Caturanta, aka: Cāturanta, Catur-anta, Caturantā; 2 Definition(s)
Caturanta means something in Hinduism, Sanskrit. If you want to know the exact meaning, history, etymology or English translation of this term then check out the descriptions on this page. Add your comment or reference to a book if you want to contribute to this summary article.
Alternative spellings of this word include Chaturanta.
Languages of India and abroad
Cāturanta (चातुरन्त).—a Possessing the whole earth bounded by four oceans; चातुरन्तोऽपि राजा सद्यो विनश्यति (cāturanto'pi rājā sadyo vinaśyati) Kau. A.1.5.
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Caturanta (चतुरन्त).—a. bordered on all sides; भूत्वा चिराय चतुरन्तमहीसपत्नी (bhūtvā cirāya caturantamahīsapatnī) Ś.4.19.
Caturanta is a Sanskrit compound consisting of the terms catur and anta (अन्त).
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Caturantā (चतुरन्ता).—the earth.
Caturantā is a Sanskrit compound consisting of the terms catur and antā (अन्ता).Source: DDSA: The practical Sanskrit-English dictionary
Cāturanta (चातुरन्त).—(compare also prec.), nt. (?), the whole world (bounded by the four oceans): °taṃ vijitavān Mvy 6542. In Pali used as adj. f. with words for earth; also m. as applied to a king (so also in Sanskrit, Kauṭ. Arth. Sham.^1 11.10 °to 'pi rājā), ruler of the whole earth, Sn 552 etc.; unrecorded in this gender and meaning; compare Sanskrit caturantā, adj. or subst., said of the earth; see next, and s.v. catu- raṅga.Source: Cologne Digital Sanskrit Dictionaries: Edgerton Buddhist Hybrid Sanskrit Dictionary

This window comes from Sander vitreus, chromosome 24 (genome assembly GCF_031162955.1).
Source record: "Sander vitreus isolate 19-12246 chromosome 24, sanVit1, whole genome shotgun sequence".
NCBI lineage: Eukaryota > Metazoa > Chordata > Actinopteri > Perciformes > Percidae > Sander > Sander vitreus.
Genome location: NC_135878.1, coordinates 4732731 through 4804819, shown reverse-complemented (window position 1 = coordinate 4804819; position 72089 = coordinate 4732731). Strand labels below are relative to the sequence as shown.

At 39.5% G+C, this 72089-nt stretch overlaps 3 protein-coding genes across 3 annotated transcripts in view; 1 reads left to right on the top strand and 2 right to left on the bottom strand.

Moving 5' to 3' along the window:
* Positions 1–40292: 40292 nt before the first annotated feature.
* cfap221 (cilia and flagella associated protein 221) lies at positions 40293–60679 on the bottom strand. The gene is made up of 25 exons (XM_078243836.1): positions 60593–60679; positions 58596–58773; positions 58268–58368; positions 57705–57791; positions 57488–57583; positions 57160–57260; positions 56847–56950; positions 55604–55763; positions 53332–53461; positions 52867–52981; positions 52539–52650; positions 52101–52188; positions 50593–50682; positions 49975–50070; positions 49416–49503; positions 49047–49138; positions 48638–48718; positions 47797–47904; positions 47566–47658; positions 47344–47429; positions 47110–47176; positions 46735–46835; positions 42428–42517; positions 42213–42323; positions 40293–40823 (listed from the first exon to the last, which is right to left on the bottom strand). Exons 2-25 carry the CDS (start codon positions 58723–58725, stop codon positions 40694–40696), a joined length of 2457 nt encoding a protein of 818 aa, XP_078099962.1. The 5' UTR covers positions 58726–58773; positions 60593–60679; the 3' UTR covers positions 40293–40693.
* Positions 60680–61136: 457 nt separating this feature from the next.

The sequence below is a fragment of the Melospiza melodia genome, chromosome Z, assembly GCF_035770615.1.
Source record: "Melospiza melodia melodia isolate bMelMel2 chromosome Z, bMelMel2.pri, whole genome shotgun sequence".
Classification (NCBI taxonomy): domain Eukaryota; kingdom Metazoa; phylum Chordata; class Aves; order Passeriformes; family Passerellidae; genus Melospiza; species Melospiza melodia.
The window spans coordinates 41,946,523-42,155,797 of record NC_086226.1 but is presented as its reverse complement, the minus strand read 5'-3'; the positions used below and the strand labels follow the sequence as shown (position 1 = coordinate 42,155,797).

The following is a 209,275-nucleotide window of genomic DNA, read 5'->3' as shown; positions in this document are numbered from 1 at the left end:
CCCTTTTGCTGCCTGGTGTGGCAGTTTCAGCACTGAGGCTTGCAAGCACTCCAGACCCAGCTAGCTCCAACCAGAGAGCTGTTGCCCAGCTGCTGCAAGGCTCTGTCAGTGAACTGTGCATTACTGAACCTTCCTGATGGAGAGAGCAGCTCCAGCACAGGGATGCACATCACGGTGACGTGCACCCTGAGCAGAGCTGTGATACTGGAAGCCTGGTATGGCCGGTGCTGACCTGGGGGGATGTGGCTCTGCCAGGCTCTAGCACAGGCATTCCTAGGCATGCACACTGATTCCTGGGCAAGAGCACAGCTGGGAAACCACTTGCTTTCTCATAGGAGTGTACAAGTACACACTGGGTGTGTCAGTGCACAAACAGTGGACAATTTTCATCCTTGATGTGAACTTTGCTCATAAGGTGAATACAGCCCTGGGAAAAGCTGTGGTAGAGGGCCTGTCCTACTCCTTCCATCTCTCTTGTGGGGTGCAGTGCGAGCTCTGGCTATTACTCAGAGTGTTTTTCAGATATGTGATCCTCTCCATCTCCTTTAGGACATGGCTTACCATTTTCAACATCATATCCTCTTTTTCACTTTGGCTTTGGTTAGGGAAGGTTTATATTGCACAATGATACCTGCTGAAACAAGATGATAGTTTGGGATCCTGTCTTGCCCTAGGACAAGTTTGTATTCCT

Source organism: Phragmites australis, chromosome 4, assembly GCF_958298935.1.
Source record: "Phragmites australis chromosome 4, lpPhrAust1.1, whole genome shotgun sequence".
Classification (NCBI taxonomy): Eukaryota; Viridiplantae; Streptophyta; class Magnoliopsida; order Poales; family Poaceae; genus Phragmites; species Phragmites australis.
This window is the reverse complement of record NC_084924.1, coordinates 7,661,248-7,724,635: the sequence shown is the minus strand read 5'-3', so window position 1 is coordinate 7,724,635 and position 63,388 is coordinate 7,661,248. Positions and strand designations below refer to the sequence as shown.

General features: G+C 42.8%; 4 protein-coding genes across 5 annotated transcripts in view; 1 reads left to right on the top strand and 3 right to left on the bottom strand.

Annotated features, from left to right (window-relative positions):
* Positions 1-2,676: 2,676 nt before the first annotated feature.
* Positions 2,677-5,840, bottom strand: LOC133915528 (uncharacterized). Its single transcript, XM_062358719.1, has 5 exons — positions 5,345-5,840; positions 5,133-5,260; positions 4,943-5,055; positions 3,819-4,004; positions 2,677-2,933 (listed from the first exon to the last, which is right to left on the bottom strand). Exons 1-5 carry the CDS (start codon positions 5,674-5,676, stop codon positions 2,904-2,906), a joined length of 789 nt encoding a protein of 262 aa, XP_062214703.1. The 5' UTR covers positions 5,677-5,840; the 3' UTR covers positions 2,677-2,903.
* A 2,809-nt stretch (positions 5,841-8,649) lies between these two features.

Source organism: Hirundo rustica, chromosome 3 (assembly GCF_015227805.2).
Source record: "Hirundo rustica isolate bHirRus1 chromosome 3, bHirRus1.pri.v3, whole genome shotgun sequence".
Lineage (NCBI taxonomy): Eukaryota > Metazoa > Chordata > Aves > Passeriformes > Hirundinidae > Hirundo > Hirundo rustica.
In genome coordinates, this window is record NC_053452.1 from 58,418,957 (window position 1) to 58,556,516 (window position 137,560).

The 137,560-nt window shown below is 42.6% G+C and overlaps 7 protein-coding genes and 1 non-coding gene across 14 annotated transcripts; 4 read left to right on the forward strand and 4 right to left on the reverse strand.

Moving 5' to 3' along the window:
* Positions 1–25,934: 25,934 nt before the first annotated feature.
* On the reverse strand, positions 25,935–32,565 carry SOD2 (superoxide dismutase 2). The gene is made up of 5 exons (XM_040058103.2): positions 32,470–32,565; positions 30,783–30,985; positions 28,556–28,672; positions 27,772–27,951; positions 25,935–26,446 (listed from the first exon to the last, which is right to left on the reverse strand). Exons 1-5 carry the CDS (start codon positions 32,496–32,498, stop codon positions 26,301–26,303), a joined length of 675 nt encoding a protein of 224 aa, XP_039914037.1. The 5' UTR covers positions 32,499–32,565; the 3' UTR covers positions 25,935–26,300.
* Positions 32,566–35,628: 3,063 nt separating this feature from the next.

Sanskrit, also spelled संस्कृतम् (saṃskṛtam), is an ancient language of India commonly seen as the grandmother of the Indo-European language family. Closely allied with Prakrit and Pali, Sanskrit is more exhaustive in both grammar and terms and has the most extensive collection of literature in the world, greatly surpassing its sister-languages Greek and Latin.
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Search found 1 books and stories containing Caturanta, Cāturanta, Catur-anta or Caturantā. You can also click to the full overview containing English textual excerpts. Below are direct links for the most relevant articles:
The Mahavastu (great story) (by J. J. Jones)